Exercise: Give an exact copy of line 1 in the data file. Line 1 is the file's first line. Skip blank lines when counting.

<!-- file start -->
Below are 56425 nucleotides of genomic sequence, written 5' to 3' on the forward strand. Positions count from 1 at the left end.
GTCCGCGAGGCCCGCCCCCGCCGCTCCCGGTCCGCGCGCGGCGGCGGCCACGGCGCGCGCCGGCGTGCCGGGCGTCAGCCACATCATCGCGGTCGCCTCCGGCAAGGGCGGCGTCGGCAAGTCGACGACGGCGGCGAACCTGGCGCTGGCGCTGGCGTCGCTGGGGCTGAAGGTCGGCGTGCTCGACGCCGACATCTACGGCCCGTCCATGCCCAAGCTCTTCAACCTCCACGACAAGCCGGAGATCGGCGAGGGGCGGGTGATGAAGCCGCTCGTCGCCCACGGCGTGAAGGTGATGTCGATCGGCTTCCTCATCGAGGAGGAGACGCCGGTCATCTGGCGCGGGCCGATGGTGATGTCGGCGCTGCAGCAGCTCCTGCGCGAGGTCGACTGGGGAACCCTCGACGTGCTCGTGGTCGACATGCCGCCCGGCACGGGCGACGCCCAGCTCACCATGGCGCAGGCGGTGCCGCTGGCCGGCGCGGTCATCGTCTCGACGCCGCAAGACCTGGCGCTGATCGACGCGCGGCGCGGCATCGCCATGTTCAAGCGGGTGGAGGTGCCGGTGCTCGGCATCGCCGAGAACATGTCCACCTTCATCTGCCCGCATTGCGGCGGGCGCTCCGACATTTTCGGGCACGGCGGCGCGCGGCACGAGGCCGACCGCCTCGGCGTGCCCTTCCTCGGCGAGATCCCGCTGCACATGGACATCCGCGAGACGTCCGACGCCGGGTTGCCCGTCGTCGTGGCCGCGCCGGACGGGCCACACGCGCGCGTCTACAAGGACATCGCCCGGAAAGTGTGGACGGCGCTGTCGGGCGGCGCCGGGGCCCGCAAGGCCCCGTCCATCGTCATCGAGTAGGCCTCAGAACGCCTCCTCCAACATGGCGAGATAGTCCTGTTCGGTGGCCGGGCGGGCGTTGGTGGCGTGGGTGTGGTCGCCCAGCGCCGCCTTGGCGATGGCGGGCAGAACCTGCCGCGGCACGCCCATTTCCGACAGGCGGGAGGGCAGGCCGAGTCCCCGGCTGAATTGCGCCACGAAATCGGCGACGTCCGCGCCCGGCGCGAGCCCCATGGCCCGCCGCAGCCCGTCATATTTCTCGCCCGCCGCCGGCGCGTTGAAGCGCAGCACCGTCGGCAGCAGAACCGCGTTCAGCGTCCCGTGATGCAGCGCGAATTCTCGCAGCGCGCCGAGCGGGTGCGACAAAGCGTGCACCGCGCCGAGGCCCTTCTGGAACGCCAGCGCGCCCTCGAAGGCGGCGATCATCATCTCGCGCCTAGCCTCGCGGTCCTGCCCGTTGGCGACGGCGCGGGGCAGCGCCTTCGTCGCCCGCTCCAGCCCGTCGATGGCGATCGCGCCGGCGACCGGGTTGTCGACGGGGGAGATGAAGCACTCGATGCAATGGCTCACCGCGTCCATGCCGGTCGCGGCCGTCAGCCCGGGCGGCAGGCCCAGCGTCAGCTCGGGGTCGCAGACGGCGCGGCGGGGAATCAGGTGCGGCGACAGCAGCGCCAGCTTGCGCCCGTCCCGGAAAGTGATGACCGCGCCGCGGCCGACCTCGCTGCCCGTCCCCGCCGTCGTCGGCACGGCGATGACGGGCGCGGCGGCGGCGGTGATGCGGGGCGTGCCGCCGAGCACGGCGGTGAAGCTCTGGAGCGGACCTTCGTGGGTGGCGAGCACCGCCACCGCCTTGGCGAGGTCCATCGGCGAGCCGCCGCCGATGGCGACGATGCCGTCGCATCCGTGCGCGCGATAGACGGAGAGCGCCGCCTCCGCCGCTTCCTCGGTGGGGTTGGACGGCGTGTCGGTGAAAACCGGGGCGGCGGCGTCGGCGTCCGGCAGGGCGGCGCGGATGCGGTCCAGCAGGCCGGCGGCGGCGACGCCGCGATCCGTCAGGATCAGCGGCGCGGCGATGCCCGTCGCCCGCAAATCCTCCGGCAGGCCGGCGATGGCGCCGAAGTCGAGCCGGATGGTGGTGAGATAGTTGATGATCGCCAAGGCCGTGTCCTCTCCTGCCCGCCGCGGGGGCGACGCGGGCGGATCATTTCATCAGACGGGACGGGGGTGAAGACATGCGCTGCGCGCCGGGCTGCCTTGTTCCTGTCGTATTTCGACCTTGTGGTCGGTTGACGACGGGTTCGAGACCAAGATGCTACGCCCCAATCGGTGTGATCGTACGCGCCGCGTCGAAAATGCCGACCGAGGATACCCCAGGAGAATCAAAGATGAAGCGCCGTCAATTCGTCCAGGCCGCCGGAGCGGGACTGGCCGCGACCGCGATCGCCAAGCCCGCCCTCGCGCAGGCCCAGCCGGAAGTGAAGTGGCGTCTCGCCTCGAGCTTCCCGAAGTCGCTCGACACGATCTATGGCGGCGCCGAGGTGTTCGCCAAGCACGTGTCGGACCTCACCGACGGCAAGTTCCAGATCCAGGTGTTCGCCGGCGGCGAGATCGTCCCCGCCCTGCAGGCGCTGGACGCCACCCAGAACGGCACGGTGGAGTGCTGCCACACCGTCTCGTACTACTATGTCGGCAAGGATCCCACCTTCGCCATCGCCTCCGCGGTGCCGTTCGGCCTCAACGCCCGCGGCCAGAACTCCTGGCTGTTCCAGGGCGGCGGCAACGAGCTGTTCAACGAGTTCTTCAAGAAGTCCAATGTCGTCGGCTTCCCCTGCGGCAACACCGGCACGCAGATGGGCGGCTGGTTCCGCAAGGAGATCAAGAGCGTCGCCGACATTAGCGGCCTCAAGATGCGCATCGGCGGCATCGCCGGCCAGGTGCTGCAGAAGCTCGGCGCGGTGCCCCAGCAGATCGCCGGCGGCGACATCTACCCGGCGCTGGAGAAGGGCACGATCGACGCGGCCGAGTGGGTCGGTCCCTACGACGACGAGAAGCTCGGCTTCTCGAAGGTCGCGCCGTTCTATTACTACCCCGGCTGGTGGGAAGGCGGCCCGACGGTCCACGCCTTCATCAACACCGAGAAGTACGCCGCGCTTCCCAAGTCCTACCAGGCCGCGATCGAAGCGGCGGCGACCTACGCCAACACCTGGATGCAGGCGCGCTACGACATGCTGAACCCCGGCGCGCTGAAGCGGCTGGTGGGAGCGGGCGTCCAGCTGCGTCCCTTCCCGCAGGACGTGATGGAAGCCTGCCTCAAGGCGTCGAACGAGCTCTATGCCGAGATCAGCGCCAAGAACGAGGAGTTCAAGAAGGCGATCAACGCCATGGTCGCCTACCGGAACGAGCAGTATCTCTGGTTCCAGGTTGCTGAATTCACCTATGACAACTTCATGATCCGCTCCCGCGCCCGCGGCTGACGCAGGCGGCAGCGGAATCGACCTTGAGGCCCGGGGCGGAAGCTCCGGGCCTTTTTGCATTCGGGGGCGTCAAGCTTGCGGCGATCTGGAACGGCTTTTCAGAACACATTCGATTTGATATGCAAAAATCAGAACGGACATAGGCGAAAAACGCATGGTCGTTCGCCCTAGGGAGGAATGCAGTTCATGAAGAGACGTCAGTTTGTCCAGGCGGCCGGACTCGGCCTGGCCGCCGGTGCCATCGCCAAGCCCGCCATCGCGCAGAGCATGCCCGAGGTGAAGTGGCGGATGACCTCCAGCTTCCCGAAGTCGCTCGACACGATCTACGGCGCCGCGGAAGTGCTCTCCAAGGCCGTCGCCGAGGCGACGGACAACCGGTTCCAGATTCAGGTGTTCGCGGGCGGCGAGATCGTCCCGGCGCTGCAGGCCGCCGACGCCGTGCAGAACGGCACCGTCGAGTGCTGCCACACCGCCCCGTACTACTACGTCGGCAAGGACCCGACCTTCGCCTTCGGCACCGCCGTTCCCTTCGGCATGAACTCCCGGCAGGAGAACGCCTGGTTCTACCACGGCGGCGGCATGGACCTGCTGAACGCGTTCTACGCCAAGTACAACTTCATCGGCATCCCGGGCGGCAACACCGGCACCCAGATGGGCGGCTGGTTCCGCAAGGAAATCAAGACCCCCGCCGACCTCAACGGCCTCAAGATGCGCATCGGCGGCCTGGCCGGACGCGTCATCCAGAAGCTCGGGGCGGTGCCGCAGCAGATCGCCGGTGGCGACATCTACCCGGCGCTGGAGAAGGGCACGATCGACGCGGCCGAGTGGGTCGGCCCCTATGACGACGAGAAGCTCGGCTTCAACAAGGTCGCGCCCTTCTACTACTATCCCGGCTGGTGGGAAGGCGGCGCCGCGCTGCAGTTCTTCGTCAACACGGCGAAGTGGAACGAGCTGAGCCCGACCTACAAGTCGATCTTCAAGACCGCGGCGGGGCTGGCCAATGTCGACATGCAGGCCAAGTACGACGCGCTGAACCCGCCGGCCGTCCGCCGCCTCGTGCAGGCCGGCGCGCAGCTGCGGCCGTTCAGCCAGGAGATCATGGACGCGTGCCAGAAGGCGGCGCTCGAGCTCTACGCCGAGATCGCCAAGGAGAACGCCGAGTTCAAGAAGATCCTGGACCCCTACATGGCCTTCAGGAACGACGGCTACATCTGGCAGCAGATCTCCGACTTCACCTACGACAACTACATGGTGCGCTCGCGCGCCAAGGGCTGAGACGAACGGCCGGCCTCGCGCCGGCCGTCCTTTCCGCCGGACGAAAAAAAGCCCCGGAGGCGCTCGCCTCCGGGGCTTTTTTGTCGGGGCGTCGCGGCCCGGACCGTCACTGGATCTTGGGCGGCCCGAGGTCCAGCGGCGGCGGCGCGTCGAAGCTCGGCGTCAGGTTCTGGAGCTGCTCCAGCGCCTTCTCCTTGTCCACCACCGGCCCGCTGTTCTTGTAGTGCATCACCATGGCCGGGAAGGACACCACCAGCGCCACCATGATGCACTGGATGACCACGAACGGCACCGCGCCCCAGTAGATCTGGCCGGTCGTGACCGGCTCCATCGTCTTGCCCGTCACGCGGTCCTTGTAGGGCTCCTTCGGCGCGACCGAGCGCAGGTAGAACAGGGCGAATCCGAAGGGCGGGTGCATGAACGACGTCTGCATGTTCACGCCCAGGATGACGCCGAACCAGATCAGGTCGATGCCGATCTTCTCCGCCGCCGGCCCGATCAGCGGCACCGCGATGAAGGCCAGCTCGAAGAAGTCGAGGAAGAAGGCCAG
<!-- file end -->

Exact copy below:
Below are 56425 nucleotides of genomic sequence, written 5' to 3' on the forward strand. Positions count from 1 at the left end.